Why are we changing format? We know already that some of you won’t like it because it’s a break with tradition, it’s not what you have always known and – after all – A4 was/is such a useful format.
But others will like it, perhaps younger readers, perhaps the more daring, perhaps those who are prepared to take a chance on the ever-changing world of media where we are all still looking for answers… paper, internet, Facebook, Twitter, and whatever may come next?
But the answer for the change is easy enough to find. In that unforgettable phrase from Il Gattopardo by Lampedusa: “Everything needs to change so that everything can stay the same.”
Or look at it in another more mundane way. Move the furniture around in a room and suddenly the whole place looks different; old pieces take on a new look, the sun shines on different things and above all you can sweep out dust from under the frayed carpet or creaky cupboard.
That’s basically what we are doing. There was certainly a lot of dust when we moved from Via Falegnami to Via di Monserrato 49, dust and mountains of paper, not surprisingly. But even after only a month in the new office plenty of good things have happened.
First of all we only have to walk out of the door to have either a leisurely coffee at Caffè Perù next door or an aperitivo in Piazza Farnese looking up at the French embassy… what better places to do business and meet our friends?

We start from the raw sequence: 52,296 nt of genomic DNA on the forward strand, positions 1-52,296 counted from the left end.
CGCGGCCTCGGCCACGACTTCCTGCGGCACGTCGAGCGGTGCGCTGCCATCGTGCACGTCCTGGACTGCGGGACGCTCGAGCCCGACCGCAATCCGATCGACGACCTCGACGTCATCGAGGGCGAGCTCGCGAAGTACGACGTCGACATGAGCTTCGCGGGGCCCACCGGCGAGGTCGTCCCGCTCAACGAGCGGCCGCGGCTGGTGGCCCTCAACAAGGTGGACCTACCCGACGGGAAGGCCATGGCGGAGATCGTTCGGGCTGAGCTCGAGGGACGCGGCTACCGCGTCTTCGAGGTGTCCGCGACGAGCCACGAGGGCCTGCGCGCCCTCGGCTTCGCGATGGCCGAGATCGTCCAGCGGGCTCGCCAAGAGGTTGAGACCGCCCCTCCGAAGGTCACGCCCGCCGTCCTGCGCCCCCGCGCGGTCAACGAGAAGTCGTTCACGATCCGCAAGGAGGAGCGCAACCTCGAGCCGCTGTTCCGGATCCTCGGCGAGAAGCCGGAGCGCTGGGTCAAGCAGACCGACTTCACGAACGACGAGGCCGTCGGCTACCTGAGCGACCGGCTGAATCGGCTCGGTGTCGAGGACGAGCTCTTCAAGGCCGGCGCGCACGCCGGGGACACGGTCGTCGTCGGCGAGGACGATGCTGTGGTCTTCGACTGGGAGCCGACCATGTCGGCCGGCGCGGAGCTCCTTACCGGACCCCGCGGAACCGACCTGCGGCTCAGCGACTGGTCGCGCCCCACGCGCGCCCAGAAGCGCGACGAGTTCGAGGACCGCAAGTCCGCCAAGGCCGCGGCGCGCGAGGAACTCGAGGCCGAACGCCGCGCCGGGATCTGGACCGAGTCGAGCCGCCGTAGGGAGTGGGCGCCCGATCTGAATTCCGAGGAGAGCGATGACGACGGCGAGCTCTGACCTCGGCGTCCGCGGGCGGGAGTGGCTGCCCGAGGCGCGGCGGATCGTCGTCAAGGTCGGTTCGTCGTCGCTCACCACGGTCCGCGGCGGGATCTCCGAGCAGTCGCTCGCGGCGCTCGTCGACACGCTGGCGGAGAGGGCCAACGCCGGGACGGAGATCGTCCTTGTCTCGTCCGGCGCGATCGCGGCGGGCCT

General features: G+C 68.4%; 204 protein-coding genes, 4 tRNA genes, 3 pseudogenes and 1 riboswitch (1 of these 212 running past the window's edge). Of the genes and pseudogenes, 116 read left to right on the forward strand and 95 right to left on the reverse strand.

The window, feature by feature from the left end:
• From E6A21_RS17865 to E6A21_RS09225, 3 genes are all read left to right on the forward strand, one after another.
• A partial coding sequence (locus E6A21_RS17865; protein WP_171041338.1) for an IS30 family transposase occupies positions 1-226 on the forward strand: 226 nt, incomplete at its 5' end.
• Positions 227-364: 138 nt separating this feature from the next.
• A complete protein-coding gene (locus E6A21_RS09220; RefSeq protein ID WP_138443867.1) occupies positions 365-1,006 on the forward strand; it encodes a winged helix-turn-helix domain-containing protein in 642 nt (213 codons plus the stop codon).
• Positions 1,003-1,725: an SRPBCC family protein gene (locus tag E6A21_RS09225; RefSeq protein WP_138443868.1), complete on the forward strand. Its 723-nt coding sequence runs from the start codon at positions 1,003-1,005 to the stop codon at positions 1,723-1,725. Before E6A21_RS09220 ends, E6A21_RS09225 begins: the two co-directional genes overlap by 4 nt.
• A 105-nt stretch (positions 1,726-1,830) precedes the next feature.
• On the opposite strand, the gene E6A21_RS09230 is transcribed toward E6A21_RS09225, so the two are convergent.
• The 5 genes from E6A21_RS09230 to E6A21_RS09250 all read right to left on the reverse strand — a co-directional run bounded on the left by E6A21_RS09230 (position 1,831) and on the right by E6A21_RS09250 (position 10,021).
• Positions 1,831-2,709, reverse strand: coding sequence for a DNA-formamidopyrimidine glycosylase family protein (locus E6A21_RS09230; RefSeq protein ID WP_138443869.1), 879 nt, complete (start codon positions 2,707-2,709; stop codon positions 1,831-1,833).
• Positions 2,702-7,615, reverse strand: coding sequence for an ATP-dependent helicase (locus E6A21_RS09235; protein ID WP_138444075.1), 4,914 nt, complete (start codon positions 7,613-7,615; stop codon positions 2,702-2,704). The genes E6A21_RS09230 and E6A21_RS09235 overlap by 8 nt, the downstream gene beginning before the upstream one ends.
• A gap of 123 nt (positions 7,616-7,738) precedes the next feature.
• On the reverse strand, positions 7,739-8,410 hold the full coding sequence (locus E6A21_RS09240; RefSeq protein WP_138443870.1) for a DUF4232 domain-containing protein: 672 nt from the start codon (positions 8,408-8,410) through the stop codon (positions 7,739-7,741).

We have re-discovered so many “old” friends walking down Via di Monserrato whom we hadn’t seen for ages. Then we have discovered that when we put the copies of Wanted in Rome and the Ex-pat Guide to Rome outside the door they go like hot cakes. Maybe because readers pick them up free (although in theory they should still pay!) which is just to prove the point… we have in a way gone back to our roots when we started out as a free sheet nearly three decades ago. One new customer picked up a copy without paying, went off down the road and then half an hour came back with €1, saying that she hadn’t realised until she looked at the cover that the magazine wasn’t free. She stayed to chat and of course has now become a firm friend.
But just to set the record straight (you may be getting very confused with all our changes) we are not contemplating going back to being a free sheet. Nor are we changing the other essentials of the paper edition: articles, What’s On, classified advertising and the solid base of our local and always very loyal display advertisers.
So basically what we have done is to change in order to stay the same. Nearly 30 years (we started in 1985) is a long time in the media business, although only a blink of an eye in the time-scale of the Eternal City. We are now handing over to a new generation, those who were only toddlers (or not even born) when we first started. We oldies (or the post-war baby boomers) have the wisdom (not to be undervalued, as our new pope has told us), but the young have the ideas and the daring. Italy, and the rest of Europe for that matter, badly needs new ideas, new daring, new adventures, new risks. The oldies have been basking for too long in the innovations of the 1960s, the rebellion and reforms of Sessantotto and the economic boom (and the busts) of the years that followed. Now it is time to hand over. So if you ask us why we have decided on a new format after all these years… that’s why.